my life changed the day i saw this interview of Derrick Rose, after being named the NBA Rookie of the Year.
why can’t i be MVP of the league? why can’t i be the best player in the league?
the interviewing journalist — God bless him — wasn’t in touch with his audience. so in the nicest way possible, Derrick essentially replied: “what a stupid question.”
religion aside, we all have faith.
in simple things, like “will this chair hold me.” but also in complex ideas, and our potential for future achievement.
faith is a function of optimism.
as the story goes, three bricklayers are asked what they’re doing.
bricklayer a –> i’m laying bricks
bricklayer b –> i’m building a church
bricklayer c –> i’m building the house of God
we can find purpose in anything, whether it’s weekend chores or sleeping, picking up kids from school or taking out the office trash.
i’m scrubbing “talent” from my vernacular.
reading Grit last month formed two conclusions:
- the most successful people in the world got there with hard work, not luck or talent
- natural talent is an asset in the beginning, but a liability later on
Derrick Rose is
talented gritty, purposeful, and believes in himself.
putting it all together
let’s open Ryan’s kimono and explore something i’ve never shared before: my personal life mantra.
it’s not special. it’s not unique. it’s a quote from a Zach Braff movie.
ready? here goes.
all you have to do is whatever it takes.
this is fun to say in the middle of the afternoon, clearing your inbox by a sunny window, iced coffee in hand, Drizzy playing on the radio.
it’s a lot less fun to remind myself when it’s 3am, inbox is full, customers in New Zealand are trying to chat through live support, the un-tested midnight deployment just broke and 152 users are affected, and my eyes are literally trying to shut themselves.
but that’s how 3am goes at Kulp Estates.
a note to anyone joining or already working on the Fomo team — i can’t promise anything except that i will always work harder than you.
on self righteousness
there are 2 mindsets, growth, and fixed. thus, there are just 2 types of people.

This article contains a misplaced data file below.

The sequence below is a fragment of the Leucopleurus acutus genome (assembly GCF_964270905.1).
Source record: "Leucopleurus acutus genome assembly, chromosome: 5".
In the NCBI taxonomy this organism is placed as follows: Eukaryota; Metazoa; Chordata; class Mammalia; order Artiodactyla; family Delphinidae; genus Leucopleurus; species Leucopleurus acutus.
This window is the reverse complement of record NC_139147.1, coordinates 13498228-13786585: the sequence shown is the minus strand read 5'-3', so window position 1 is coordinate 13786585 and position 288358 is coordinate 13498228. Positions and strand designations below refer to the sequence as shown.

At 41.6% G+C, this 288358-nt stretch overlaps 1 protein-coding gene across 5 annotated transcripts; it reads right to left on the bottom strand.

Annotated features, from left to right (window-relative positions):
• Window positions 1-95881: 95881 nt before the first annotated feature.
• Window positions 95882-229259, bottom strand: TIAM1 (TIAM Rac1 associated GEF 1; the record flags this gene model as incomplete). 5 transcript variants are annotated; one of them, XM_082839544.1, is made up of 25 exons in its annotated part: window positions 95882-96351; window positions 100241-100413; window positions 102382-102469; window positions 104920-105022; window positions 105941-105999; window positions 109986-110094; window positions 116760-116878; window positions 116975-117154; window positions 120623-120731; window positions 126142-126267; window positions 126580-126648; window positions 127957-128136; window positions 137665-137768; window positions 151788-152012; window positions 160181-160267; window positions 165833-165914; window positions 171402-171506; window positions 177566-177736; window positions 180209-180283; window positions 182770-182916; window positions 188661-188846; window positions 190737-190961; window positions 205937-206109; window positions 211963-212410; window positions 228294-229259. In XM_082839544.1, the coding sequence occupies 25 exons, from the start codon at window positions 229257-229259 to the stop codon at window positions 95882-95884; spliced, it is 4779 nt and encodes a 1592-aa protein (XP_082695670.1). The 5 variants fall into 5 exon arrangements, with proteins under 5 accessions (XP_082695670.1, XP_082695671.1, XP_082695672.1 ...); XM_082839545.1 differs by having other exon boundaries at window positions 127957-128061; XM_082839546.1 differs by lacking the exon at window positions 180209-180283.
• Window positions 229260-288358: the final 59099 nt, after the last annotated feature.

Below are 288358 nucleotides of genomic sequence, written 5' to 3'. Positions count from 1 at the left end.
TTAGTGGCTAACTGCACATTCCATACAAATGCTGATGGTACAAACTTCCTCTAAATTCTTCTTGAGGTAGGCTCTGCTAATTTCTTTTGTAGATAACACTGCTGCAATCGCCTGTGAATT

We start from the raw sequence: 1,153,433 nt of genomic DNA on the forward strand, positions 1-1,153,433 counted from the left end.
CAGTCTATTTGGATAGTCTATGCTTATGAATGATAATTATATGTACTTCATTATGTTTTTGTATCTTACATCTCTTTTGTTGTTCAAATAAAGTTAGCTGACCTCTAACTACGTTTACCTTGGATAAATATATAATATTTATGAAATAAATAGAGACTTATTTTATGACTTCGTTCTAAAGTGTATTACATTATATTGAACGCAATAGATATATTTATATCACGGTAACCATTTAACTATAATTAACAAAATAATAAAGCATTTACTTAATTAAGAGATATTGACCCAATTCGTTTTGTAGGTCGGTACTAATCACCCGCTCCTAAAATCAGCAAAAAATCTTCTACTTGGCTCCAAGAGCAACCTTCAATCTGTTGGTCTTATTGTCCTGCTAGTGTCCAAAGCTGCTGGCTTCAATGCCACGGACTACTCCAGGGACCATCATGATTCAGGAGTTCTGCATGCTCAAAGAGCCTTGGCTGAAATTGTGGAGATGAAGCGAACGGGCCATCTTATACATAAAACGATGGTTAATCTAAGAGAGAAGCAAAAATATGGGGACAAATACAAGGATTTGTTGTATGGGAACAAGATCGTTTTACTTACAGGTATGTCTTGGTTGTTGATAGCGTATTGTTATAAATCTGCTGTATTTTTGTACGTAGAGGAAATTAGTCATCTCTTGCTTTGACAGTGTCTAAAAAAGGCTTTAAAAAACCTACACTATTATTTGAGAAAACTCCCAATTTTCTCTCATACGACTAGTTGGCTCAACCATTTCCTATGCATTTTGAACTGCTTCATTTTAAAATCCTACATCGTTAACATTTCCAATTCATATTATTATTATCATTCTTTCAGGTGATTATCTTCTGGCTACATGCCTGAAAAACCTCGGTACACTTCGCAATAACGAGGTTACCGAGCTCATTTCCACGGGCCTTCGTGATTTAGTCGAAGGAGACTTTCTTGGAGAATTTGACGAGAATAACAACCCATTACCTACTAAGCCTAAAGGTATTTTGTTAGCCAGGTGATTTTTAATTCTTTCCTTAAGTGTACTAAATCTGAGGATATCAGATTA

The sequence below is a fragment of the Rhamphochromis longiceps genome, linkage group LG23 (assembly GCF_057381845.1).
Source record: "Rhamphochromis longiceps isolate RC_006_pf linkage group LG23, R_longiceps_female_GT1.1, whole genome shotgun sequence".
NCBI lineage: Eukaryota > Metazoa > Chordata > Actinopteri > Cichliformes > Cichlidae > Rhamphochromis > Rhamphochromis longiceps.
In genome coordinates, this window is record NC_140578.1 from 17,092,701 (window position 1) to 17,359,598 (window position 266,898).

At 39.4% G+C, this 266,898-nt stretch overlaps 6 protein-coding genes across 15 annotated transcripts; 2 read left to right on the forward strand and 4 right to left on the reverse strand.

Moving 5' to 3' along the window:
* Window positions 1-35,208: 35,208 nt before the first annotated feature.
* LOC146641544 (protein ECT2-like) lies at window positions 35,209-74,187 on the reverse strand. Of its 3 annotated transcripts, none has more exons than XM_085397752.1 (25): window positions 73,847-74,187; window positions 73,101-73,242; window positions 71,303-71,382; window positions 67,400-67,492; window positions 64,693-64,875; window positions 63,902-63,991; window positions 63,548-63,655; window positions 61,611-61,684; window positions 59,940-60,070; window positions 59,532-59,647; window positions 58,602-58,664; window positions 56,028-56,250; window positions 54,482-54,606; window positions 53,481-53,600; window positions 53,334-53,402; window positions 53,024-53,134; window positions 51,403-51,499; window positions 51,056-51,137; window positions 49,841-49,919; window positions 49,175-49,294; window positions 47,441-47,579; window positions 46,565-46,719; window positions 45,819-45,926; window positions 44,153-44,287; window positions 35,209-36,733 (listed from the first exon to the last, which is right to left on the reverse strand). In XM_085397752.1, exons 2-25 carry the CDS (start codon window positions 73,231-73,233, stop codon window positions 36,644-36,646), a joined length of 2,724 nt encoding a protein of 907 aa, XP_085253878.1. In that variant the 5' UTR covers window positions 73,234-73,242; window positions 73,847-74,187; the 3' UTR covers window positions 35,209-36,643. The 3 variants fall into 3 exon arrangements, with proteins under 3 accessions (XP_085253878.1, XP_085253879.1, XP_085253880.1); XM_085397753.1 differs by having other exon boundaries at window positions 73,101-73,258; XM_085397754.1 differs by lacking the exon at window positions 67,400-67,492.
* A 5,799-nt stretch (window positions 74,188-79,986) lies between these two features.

both humans can be successful, or losers, or somewhere in between.
but those with the growth mindset fundamentally believe everything is fungible, while those with a fixed mindset think everything “is the way it is.”
like it or not, my entire life is a reflection of the Growth Mindset in action.
- almost got kicked out of high school
- barely got into college (a year late)
- got arrested for something dumb –> criminal record (temporary, now expunged)
- couldn’t get a real job, not even to teach English in Korea
- learned to code and became the CEO of a successful startup in NYC, also on tour as a musician
this chronology is either jarring or reasonable — just depends on your mindset.
and over the last few weeks it’s occurred to me i can take this a step further…
pushing the limits
part of startup la-la land means being in-the-know of trends in marketing and technology.
it means staying relevant, implementing bleeding edge techniques to solve problems, and thinking differently.
but here’s the truth about how i run my startup:
- i don’t execute “marketing campaigns”
- we’ve never A/B tested anything
- i have no idea how much traffic we get
- our CRM hasn’t been logged into for 3 months
- ads work for us, but i turned them off because they’re annoying
even as a “leading marketer” (other peoples’ words, not mine), i’m comfortable admitting this because:
- we have a vision
- our team is world-class
- the competition is weak AF
- i will always do whatever it takes (see: mantra)
in the last few months we’ve had a few resolves…
as we approach our next milestones, both as a company and as individuals, i look forward to taking this a step further.
in the spirit of Derrick Rose:
why can’t i be the #1 thought leader for social proof? why can’t i be the best CEO in the league?
i used to joke Fomo was a side project that just kept growing.
but dishonest entrepreneurship is at an all-time high.
so today, i admit Fomo may be my life’s most important work. and i’m prepared to dedicate my limited, fixed, non-renewable resource (time) to shepherding Fomo’s vision to fruition.
i hope you’ll join me in applying faith, purpose, and hard work to achieve what you want in life. because no one else will give it to you, and you must never ever ever ask permission on the road there.